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Who will be the king of digital currency? Bets are off

From a hands-off approach to a gradual embrace, central banks are fighting a pitched battle to assert their digital monetary supremacy

April 27, 2020 / 01:05 PM IST

Amol Agrawal

Sweden is widely expected to be the first country to launch an e-krona, a digital version of its currency, in 2020. The reason is a rapid decline in usage of physical cash by the Swedish public. Central bankers and currency researchers are looking at this Swedish experiment to understand the impact of digitisation on central banking and monetary economics.

But wait. The agenda of issuing a digital currency has moved beyond digital transactions. It has quickly taken a form of using digital currency for monetary superiority! Currency wars is one of the common topics in macroeconomics where countries try and depreciate their currencies to make exports cheaper. However, what we are going to see in not too distant future is a different kind of war: digital currency war.

Bank of England Governor Mark Carney in a speech at the 2019 Jackson Hole Conference had questioned the hegemony of the US dollar. He said the share of the US in world trade and output has declined, but the share of the dollar in world transactions remains as potent as ever. He had warned of replacing one unipolar dollar with another unipolar currency such as the Chinese renminbi as we live in a multipolar world. He also underscored the need to look at digital options such as Libra currency to counter the dominance of the dollar. (Please see my piece on Jackson Hole conference)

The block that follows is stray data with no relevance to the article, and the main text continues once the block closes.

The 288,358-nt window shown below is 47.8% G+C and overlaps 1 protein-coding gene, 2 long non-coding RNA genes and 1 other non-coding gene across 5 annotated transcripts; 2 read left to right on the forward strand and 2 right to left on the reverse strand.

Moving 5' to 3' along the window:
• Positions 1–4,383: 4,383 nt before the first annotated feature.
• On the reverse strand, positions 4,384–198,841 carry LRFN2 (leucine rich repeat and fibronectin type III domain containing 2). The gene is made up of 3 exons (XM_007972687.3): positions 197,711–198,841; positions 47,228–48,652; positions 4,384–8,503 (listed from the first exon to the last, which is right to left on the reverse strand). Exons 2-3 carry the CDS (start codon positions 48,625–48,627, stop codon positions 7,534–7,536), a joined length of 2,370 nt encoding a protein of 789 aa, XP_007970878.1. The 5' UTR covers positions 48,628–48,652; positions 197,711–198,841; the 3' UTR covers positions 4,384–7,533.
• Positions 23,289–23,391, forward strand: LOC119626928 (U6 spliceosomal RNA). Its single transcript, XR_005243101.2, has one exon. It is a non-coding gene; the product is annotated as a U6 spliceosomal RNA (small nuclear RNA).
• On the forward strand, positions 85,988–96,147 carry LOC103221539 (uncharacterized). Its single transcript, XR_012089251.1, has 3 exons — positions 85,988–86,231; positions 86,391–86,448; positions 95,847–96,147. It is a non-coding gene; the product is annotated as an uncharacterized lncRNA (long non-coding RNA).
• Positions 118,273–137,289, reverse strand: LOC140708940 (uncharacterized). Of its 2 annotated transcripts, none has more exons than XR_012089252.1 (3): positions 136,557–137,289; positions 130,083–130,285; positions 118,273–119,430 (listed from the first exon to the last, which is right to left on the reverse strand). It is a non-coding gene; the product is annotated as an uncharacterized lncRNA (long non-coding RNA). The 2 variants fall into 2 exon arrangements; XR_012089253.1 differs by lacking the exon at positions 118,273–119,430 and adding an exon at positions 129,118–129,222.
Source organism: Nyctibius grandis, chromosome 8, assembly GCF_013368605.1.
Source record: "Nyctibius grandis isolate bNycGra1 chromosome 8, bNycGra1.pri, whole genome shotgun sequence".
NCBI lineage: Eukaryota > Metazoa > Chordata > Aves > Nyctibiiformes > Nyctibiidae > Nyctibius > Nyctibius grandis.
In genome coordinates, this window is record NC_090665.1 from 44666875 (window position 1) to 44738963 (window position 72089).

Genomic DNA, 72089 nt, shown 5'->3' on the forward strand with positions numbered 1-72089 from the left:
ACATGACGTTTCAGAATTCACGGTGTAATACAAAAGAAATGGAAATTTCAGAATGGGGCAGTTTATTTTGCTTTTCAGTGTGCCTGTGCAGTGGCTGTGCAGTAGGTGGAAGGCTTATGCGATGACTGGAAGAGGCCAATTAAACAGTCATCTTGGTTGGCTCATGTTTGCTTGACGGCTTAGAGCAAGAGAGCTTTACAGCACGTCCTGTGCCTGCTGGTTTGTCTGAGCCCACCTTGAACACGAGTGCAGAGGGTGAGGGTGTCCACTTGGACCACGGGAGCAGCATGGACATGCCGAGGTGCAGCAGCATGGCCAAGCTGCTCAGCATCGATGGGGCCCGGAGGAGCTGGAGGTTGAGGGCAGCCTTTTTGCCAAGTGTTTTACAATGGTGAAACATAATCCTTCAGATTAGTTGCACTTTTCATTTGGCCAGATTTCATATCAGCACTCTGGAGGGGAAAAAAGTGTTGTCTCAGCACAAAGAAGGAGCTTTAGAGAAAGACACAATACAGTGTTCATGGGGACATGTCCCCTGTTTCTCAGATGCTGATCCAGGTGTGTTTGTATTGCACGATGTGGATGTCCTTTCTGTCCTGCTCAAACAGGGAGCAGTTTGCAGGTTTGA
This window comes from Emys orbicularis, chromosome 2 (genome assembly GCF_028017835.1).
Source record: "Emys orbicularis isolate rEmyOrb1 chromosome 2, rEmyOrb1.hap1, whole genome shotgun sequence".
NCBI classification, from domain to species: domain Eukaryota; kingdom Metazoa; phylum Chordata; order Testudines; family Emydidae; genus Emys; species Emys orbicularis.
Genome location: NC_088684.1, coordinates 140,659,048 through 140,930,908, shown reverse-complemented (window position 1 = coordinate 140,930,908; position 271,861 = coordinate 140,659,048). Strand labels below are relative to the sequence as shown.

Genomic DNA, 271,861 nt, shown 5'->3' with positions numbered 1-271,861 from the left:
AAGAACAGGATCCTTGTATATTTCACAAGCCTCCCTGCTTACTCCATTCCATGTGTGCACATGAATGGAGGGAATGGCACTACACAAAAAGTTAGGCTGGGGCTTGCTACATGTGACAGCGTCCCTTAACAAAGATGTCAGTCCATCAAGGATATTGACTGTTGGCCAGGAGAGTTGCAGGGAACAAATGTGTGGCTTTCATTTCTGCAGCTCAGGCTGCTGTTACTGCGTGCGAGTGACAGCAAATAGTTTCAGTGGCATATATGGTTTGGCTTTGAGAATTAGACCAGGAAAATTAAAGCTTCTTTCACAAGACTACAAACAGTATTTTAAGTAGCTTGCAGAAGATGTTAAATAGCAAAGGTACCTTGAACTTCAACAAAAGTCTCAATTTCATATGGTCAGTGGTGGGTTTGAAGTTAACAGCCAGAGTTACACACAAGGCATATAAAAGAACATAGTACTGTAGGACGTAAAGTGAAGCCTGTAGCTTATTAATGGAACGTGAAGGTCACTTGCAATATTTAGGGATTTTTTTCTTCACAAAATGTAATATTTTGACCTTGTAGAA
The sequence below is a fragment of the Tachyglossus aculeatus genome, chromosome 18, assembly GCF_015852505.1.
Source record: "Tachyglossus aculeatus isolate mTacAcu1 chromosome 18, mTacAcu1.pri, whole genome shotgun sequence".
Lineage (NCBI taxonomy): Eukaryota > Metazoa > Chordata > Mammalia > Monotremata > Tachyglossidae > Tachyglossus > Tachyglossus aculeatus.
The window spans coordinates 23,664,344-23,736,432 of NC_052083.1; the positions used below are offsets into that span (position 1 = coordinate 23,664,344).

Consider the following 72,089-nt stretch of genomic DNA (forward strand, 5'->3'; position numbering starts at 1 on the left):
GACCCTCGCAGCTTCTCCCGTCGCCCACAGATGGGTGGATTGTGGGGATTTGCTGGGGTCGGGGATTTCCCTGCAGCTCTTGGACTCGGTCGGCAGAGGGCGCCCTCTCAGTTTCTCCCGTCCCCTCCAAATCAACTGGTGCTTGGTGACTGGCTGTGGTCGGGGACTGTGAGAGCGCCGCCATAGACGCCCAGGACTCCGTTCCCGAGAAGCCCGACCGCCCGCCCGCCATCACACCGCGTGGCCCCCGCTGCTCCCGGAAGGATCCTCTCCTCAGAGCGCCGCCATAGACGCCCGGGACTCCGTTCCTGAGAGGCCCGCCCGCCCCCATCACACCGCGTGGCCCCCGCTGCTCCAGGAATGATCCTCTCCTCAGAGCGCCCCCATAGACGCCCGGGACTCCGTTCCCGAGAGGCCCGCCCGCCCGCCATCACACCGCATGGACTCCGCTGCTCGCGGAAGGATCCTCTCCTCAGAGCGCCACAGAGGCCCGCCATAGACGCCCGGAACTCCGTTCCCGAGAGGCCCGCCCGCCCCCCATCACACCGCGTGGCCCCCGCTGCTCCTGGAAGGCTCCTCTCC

Now, whether it is due to Carney’s remarks or not, we are seeing a surge in these arguments.


Economist Ken Rogoff in a recent article argued that the US should not worry about Libra, but a Chinese digital currency.

The Chinese, like the Swedes, have been planning a digital currency for a while now. We keep getting news that the Chinese are almost ready with their digital currency. They are in a better position to dominate the digital monetary order which they tried in the physical space as well, but could not succeed. Rogoff added that compared to China, the US has more open financial markets and lack of capital control. This makes the dollar more attractive than the renminbi.

Digital currency is a new game and needs to be played accordingly. Even if Sweden becomes the first currency to issue a digital currency, it will unlikely dominate the world currency market as it is a small economy.

However, with China, the game changes. China is not just one of the largest economies in the world but also desires global supremacy. The e-renminbi, if launched quickly, will get first mover advantage and then combine it with economies of networks to make quick inroads into the digital currency market.